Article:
Assuming that the Bar/Bat Mitzva ritual ceremony is sincere and inspiring, the party that follows should be complementary, an extension of what took place in the synagogue. The question that those arranging for a party should ask themselves is how can a tasteful and joyous celebration be conducted that rather than standing in opposition to the religious service, commemorates and deepens it? Are there speeches by significant individuals in the Bar/Bat Mitzva’s life, who have led exemplary Jewish lives, and who therefore have earned the right to impart wisdom and goals for the future? Is a sense of the holiness of the occasion maintained, or is it obliterated by merry-making and immodesty? It is difficult to set absolute guidelines when there are so many variables to consider in each individual situation. Perhaps the rule enunciated by King David concerning the members of the Jewish people in Yevamot 79a provides a rule of thumb for not only the individuals themselves, but also the types of celebrations that they organize for themselves, their children, relatives and friends: “There are three characteristics of this nation—They are compassionate, modest and doers of good deeds.” If in the Bar/Bat Mitzva party, the essential qualities of kindness, humility and concern for doing good would be recognized as informing the evening’s program and activities, such celebrations would live up to their Kiddush HaShem potentials.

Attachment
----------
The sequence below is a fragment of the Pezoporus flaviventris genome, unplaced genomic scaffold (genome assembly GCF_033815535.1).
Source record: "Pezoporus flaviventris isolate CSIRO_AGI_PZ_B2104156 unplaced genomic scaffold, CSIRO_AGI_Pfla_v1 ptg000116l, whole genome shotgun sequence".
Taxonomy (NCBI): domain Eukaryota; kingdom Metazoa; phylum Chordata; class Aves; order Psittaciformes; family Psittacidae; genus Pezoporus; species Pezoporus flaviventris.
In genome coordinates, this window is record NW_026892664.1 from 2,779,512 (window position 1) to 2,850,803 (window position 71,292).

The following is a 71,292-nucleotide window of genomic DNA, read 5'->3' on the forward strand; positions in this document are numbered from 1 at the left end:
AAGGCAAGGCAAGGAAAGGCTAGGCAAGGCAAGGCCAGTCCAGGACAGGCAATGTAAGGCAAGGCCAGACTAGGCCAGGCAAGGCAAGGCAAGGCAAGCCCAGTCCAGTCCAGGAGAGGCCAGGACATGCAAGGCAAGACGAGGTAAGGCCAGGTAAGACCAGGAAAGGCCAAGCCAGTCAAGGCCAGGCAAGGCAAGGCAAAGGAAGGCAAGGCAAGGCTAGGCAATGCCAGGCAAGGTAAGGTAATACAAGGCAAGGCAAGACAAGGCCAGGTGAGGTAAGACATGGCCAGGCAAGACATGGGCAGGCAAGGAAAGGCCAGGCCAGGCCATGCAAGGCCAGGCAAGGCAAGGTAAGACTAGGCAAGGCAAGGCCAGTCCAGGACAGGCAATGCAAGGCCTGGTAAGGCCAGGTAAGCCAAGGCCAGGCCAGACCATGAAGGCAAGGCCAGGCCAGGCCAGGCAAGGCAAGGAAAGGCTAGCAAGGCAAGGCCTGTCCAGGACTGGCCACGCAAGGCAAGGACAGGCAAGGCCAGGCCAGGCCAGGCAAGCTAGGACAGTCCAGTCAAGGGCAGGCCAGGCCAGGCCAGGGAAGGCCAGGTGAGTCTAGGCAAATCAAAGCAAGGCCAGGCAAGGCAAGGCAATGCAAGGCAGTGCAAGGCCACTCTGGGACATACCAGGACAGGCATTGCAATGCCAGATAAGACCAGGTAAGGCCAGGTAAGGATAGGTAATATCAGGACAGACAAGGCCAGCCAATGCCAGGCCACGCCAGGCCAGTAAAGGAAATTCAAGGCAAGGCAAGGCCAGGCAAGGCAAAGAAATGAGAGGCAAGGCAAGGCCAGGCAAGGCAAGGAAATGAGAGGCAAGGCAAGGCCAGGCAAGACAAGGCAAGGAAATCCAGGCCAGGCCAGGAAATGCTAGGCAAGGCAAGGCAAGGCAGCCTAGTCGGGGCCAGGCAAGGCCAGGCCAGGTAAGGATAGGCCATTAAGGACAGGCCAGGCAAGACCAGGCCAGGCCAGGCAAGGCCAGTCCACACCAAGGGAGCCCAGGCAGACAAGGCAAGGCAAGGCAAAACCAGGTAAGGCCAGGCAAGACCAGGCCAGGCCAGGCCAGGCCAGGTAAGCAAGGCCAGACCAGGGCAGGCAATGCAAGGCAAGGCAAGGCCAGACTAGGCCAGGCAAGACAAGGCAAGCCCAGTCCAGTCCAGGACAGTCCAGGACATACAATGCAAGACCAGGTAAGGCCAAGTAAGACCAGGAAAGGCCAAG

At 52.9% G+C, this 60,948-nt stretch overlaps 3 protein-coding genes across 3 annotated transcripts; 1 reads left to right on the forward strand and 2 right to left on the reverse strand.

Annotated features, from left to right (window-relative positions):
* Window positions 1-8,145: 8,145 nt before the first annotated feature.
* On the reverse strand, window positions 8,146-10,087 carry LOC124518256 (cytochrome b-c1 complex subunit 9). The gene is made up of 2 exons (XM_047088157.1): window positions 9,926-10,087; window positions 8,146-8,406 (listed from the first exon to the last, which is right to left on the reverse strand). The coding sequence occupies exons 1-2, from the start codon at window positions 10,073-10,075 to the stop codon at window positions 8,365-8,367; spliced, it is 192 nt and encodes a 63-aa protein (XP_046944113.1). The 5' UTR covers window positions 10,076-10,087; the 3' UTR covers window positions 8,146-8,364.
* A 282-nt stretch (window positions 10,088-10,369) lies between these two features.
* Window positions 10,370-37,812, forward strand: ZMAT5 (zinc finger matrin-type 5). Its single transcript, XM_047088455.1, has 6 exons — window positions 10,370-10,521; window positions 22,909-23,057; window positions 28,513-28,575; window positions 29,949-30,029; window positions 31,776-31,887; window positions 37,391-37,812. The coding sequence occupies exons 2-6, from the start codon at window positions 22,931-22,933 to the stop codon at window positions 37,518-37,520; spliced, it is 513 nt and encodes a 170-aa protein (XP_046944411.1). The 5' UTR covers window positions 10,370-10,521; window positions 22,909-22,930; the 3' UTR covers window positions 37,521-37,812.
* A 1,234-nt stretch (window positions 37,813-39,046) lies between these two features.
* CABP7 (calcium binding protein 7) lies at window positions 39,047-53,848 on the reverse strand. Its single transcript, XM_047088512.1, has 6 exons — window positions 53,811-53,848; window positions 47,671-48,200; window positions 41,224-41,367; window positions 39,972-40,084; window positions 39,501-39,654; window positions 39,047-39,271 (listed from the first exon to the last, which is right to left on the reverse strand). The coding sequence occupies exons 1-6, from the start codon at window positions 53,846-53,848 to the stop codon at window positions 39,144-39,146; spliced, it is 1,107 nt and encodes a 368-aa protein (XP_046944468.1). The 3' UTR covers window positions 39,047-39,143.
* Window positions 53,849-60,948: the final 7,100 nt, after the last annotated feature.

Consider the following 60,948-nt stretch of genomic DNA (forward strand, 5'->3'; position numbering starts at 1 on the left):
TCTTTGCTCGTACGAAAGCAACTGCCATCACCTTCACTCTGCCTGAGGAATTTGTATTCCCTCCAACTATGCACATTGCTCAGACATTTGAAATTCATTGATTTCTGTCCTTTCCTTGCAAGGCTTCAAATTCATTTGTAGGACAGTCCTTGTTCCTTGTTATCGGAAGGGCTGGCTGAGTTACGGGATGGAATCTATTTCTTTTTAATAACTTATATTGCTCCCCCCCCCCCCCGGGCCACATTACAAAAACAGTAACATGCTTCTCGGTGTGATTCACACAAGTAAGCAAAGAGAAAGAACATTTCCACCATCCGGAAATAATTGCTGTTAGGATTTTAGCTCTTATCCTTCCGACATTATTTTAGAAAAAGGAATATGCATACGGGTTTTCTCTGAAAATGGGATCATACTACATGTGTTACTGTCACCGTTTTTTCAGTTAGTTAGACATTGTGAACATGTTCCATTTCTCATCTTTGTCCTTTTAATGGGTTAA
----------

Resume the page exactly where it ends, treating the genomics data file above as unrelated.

FIRST OF ALL, EVERY BAR OR BAT MITZVAH SHOULD HAVE A “MITZVAH” COMPONENT, IN WHICH THE YOUNG MAN OR WOMAN ACTIVELY ENGAGES IN A PROJECT THAT MAKES HIS/HER COMMUNITY A BETTER PLACE. THOUGH TRADITIONALLY THE ONLY REQUIREMENT TO BECOME A BAR MITZVAH WAS BEING CALLED TO THE READING OF THE TORAH, WE NOW EXPECT THEM TO HAVE A KNOWLEDGE OF AND ABILITY TO, LEAD A SHABBAT SERVICE (OR TWO) READ A SIGNIFICANT PORTION FROM THE WEEK’S PARSHAH, AND DEVELOP AND READ A SIGNIFICANT, MEANINGFUL AND PERSONAL D’VAR TORAH. I REQUIRE EACH ONE TO PREPARE THE LATTER WITH ME, AND THAT INCLUDEDS SOME PRETTY SIGNIFIANT DISCUSSION AND UNDERSTANDING OF THEIR PORTION AND GROWING JEWISHLY.
THE CELEBRATION OR PARTY ASPECT SHOULD BE SECONDARY; IT IS SO UNFORTUNATE WHEN WE HAVE TIO “KEEP UP WITH THE STEINS.” THERE IS CERTAINLY NOTHING WRONG WITH HAVING A PARTY THEME, SO LONG AS THE CELEBRATION IS MODERATE, IN GOOD TASTE, AND IN KEEPING WITH THE NATURE OF THE FAMILY. THERE IS CERTAINLY NO NEED FOR A FAMILY TO GO INTO A HUNDRED THOUSAND DOLLAR DEBT.
MOST RABBIS I KNOW WOULD OFFER PRETTY MUCH THE SAME ADVISE. SIMPLE RULE OF THUMB: “THERE SHOULD BE TWICE AS MUCH MITZVAH AS THERE IS BAR.”